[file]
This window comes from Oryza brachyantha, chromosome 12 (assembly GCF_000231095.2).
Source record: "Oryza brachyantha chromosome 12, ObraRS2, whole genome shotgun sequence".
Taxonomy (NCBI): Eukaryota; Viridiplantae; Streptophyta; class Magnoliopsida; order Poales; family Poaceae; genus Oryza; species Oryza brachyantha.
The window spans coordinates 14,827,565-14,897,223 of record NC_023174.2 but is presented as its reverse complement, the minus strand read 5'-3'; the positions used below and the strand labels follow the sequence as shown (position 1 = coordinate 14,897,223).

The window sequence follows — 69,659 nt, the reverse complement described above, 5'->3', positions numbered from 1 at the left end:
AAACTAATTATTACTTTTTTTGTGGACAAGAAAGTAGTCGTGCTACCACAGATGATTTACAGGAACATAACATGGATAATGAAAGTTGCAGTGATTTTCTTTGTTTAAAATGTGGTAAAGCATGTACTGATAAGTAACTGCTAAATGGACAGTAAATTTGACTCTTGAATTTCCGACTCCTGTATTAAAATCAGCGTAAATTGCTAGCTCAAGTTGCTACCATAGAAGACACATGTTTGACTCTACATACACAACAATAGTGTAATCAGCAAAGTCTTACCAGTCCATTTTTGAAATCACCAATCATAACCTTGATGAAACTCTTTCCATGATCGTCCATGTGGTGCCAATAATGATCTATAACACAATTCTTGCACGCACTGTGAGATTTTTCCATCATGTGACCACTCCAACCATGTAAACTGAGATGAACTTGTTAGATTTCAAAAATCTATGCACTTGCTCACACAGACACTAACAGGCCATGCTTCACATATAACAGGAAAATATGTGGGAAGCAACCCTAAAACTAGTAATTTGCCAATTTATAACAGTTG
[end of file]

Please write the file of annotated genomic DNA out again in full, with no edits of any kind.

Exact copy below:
This window comes from Oryza brachyantha, chromosome 12 (assembly GCF_000231095.2).
Source record: "Oryza brachyantha chromosome 12, ObraRS2, whole genome shotgun sequence".
Taxonomy (NCBI): Eukaryota; Viridiplantae; Streptophyta; class Magnoliopsida; order Poales; family Poaceae; genus Oryza; species Oryza brachyantha.
The window spans coordinates 14,827,565-14,897,223 of record NC_023174.2 but is presented as its reverse complement, the minus strand read 5'-3'; the positions used below and the strand labels follow the sequence as shown (position 1 = coordinate 14,897,223).

The window sequence follows — 69,659 nt, the reverse complement described above, 5'->3', positions numbered from 1 at the left end:
AAACTAATTATTACTTTTTTTGTGGACAAGAAAGTAGTCGTGCTACCACAGATGATTTACAGGAACATAACATGGATAATGAAAGTTGCAGTGATTTTCTTTGTTTAAAATGTGGTAAAGCATGTACTGATAAGTAACTGCTAAATGGACAGTAAATTTGACTCTTGAATTTCCGACTCCTGTATTAAAATCAGCGTAAATTGCTAGCTCAAGTTGCTACCATAGAAGACACATGTTTGACTCTACATACACAACAATAGTGTAATCAGCAAAGTCTTACCAGTCCATTTTTGAAATCACCAATCATAACCTTGATGAAACTCTTTCCATGATCGTCCATGTGGTGCCAATAATGATCTATAACACAATTCTTGCACGCACTGTGAGATTTTTCCATCATGTGACCACTCCAACCATGTAAACTGAGATGAACTTGTTAGATTTCAAAAATCTATGCACTTGCTCACACAGACACTAACAGGCCATGCTTCACATATAACAGGAAAATATGTGGGAAGCAACCCTAAAACTAGTAATTTGCCAATTTATAACAGTTG